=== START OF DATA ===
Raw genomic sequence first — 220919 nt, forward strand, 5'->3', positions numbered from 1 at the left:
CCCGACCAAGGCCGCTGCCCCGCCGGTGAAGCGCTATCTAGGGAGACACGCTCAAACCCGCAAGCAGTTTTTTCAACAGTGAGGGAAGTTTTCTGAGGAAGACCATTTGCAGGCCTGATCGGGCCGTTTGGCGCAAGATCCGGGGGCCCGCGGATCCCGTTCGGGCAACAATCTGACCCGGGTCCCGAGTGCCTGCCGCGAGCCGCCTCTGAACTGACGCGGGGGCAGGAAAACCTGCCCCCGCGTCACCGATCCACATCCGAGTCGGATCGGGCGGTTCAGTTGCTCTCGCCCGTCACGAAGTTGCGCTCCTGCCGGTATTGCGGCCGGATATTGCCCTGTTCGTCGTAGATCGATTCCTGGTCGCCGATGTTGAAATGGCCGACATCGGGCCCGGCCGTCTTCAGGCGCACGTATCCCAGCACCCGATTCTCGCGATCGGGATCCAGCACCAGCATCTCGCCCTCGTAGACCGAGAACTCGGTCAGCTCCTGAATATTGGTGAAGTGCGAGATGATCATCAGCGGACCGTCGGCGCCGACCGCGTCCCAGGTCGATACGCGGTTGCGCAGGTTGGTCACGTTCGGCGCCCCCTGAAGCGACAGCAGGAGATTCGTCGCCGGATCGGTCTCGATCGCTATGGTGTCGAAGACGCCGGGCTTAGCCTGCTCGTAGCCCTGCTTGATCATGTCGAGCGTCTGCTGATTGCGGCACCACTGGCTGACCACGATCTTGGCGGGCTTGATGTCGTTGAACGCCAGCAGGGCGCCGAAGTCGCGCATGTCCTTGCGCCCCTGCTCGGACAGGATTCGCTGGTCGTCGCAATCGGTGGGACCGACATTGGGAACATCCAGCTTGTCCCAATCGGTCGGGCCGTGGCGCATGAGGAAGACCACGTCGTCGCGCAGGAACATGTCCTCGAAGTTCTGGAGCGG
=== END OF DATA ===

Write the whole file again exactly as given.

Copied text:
Raw genomic sequence first — 220919 nt, forward strand, 5'->3', positions numbered from 1 at the left:
CCCGACCAAGGCCGCTGCCCCGCCGGTGAAGCGCTATCTAGGGAGACACGCTCAAACCCGCAAGCAGTTTTTTCAACAGTGAGGGAAGTTTTCTGAGGAAGACCATTTGCAGGCCTGATCGGGCCGTTTGGCGCAAGATCCGGGGGCCCGCGGATCCCGTTCGGGCAACAATCTGACCCGGGTCCCGAGTGCCTGCCGCGAGCCGCCTCTGAACTGACGCGGGGGCAGGAAAACCTGCCCCCGCGTCACCGATCCACATCCGAGTCGGATCGGGCGGTTCAGTTGCTCTCGCCCGTCACGAAGTTGCGCTCCTGCCGGTATTGCGGCCGGATATTGCCCTGTTCGTCGTAGATCGATTCCTGGTCGCCGATGTTGAAATGGCCGACATCGGGCCCGGCCGTCTTCAGGCGCACGTATCCCAGCACCCGATTCTCGCGATCGGGATCCAGCACCAGCATCTCGCCCTCGTAGACCGAGAACTCGGTCAGCTCCTGAATATTGGTGAAGTGCGAGATGATCATCAGCGGACCGTCGGCGCCGACCGCGTCCCAGGTCGATACGCGGTTGCGCAGGTTGGTCACGTTCGGCGCCCCCTGAAGCGACAGCAGGAGATTCGTCGCCGGATCGGTCTCGATCGCTATGGTGTCGAAGACGCCGGGCTTAGCCTGCTCGTAGCCCTGCTTGATCATGTCGAGCGTCTGCTGATTGCGGCACCACTGGCTGACCACGATCTTGGCGGGCTTGATGTCGTTGAACGCCAGCAGGGCGCCGAAGTCGCGCATGTCCTTGCGCCCCTGCTCGGACAGGATTCGCTGGTCGTCGCAATCGGTGGGACCGACATTGGGAACATCCAGCTTGTCCCAATCGGTCGGGCCGTGGCGCATGAGGAAGACCACGTCGTCGCGCAGGAACATGTCCTCGAAGTTCTGGAGCGG